Can I Plant Wildflower Seeds In July

Can I Plant Wildflower Seeds In July?

Sharing is caring!

Giving a section of your garden up to grow wildflowers is a great idea and one that is seemingly gaining in popularity all of the time. But when is the best time to sow wildflower seeds? Can you plant wildflower seeds in July? Let’s have a look and find out.

Can I Plant Wildflower Seeds In July
Can I Plant Wildflower Seeds In July

Can I Plant Wildflower Seeds In July?

So while you shouldn’t plant wildflower seeds in July you won’t have to wait long as late august and September make great times to sow wildflowers, depending on the mix you get.

Depending on the mix?

Yes, different mixes of wildflowers need to be sown at different times. It all comes down to what flowers are included in your wildflower mix.

With that said though, the vast majority of wildflower mixes do best from an autumn sowing rather than a spring, so the best time of year for sowing wildflowers is just around the corner.

If you think about it, an autumn sowing makes a lot of sense. We are growing wildflowers here so let’s take our cue from how they would grow in the wild.

The plants would flower in summer and then come autumn the seeds would fall off the plants and be distributed around the soil below.

This is what we are mimicking by sowing in autumn.

How To Sow Wildflowers

The best way to sow wildflowers is in bare soil. Sow the seeds liberally onto the surface and then lightly rake them in before walking over the area to press the seeds into the soil.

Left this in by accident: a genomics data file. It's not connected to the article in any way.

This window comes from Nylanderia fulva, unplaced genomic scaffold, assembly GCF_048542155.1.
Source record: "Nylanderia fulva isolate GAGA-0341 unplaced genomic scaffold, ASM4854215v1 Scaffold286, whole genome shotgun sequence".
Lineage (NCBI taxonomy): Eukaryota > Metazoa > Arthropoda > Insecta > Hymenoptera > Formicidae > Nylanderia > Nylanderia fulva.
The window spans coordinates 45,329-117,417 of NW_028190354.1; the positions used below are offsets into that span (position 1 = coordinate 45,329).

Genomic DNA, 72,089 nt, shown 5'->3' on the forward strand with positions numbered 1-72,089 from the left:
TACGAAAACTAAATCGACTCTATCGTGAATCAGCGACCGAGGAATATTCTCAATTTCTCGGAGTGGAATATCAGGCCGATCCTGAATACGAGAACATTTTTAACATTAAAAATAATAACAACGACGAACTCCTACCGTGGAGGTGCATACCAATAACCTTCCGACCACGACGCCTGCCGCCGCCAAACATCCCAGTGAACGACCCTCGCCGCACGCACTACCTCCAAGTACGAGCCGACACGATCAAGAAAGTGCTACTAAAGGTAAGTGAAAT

With wildflower seeds, you don’t want to plant them too deep which is why I recommend just raking them in.

If you are plating into an existing lawn then you will want to cut the grass really short, to begin with. You then want to remove a lot of the grass.

This is hard work but will be well worth it, if you can get hold of an electric scarifier then it can make the job much easier. Otherwise use a solid rake and plenty of elbow grease.

You can then sow the seeds as above.

If you don’t have plenty of yellow rattle in your mix then you may find that the grass just takes over and chokes out all of your flowers. Yellow rattle is essential to a good wildflower meadow if there is already a lot of grass there.

Sharing is caring!

Similar Posts

Leave a Reply

Your email address will not be published. Required fields are marked *